Jury size: Does it matter?
Do smaller juries allow for more unanimous verdicts? Are they representative of their communities? Are they more cost effective?
These and other questions are posed in a recently released report by NCSC researcher Erica Boyce called Time to Reflect: Has the research changed regarding the importance of jury size?
The pandemic has made it more difficult to empanel juries, and the American Board of Trial Advocates asked NCSC’s Center for Jury Studies to review the empirical research conducted on jury size during the past 20 years. Boyce said recent research tended to mirror previous findings and did not always help answer whether 12-member juries are better or worse than smaller juries.
The 12-person jury, which the American Bar Association supports, is used by 33 states for civil jury trials, 34 for misdemeanor trials and 45 for non-capital felony trials. Other states use six-, seven- or eight-member juries for those trials.
Boyce said the most recent research continues to highlight the complexity of the issue, and her report presents that complexity in these findings:
- Some research says reducing jury sizes saves money for courts and for litigants with lawyers, but other research says the savings are minimal.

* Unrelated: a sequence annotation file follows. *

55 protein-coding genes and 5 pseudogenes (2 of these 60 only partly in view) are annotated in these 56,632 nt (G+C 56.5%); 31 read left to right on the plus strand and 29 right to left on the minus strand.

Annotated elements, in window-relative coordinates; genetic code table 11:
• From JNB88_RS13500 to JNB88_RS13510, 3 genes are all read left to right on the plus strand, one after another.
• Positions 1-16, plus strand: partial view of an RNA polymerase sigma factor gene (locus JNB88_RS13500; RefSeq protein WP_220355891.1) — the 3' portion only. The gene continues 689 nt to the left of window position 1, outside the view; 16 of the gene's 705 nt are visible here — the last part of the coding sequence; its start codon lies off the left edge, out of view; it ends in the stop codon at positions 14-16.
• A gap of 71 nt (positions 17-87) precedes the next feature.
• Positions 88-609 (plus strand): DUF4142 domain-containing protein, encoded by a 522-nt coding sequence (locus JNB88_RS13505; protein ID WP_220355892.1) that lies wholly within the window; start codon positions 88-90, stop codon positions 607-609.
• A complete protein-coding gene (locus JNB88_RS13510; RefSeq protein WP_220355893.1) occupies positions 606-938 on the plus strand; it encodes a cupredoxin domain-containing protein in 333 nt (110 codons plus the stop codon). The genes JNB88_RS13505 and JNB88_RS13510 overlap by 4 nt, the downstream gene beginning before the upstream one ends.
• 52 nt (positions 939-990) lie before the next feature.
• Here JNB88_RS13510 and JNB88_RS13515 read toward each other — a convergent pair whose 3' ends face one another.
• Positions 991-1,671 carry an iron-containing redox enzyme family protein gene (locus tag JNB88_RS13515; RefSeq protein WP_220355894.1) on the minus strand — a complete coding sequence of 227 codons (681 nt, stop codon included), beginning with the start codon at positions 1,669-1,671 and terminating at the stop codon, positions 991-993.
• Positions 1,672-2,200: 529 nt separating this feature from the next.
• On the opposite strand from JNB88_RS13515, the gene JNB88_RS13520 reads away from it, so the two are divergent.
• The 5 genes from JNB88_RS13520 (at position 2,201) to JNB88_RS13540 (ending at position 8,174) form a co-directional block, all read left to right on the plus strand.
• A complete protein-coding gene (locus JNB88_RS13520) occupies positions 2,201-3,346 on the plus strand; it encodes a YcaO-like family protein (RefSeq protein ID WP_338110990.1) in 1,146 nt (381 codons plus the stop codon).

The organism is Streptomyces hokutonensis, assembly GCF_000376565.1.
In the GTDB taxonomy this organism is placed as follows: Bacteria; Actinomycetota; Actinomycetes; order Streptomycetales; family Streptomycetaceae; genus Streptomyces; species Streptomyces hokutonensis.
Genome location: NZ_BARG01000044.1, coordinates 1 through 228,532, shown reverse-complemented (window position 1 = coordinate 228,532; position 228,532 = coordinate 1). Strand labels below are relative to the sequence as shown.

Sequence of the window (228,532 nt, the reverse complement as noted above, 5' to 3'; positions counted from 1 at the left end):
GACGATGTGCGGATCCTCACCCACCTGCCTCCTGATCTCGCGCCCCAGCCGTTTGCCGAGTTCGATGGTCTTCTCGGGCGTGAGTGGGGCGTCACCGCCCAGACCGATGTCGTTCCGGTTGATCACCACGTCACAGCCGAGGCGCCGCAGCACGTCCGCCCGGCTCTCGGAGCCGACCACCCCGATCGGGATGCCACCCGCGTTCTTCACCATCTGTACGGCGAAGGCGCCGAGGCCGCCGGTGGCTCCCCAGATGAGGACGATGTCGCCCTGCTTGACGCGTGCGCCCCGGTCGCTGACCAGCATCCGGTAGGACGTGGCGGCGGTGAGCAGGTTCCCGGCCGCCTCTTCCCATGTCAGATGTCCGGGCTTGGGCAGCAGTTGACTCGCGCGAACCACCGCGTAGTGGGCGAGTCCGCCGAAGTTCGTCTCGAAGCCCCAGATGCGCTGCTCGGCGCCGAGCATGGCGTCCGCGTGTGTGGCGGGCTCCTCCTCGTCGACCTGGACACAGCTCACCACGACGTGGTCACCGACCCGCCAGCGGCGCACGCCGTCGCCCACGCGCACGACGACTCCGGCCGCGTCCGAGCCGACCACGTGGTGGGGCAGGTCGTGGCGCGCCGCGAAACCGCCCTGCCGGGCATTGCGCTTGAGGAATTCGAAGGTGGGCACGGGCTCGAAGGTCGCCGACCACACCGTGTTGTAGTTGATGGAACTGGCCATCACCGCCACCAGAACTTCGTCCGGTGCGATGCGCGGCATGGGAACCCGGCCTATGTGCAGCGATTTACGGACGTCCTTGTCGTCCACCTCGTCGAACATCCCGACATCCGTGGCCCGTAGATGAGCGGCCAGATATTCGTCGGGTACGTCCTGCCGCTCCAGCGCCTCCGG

- Jury service is sacrificial, forcing jurors to lose wages and time from family, so smaller juries mean fewer people have to make those sacrifices. But other research says people who serve on juries develop a greater appreciation for the justice system, so smaller juries mean fewer people will experience that appreciation.
- It’s easier to reach consensus in smaller juries, some research shows, but they’re less likely to include diverse viewpoints, and larger, 12-person juries often possess a better collective memory when they adjourn to review testimony and evidence.
- Smaller juries are often less diverse and less likely to accurately represent their communities.
Boyce concluded that future research should rely on court and juror data as well as predictive models.
“Since pros and cons are associated with 12-person juries as well as smaller ones,” she said, “I would encourage states to weigh all of the research before they make decisions about what size jury works best for them.”
Do you know anyone with the 'write' stuff?
NCSC’s 2022 Civics Education Essay Contest is giving 3rd through 12th graders the opportunity to win cash prizes for answering this question: Which Amendment to the U.S. Constitution has made the biggest difference in people’s lives?
There isn’t just one right answer, but students must explain why they think the amendment they chose has made the greatest impact. Essays are due Feb. 25.
Go here to enter the contest and for information about essay lengths and the cash prizes.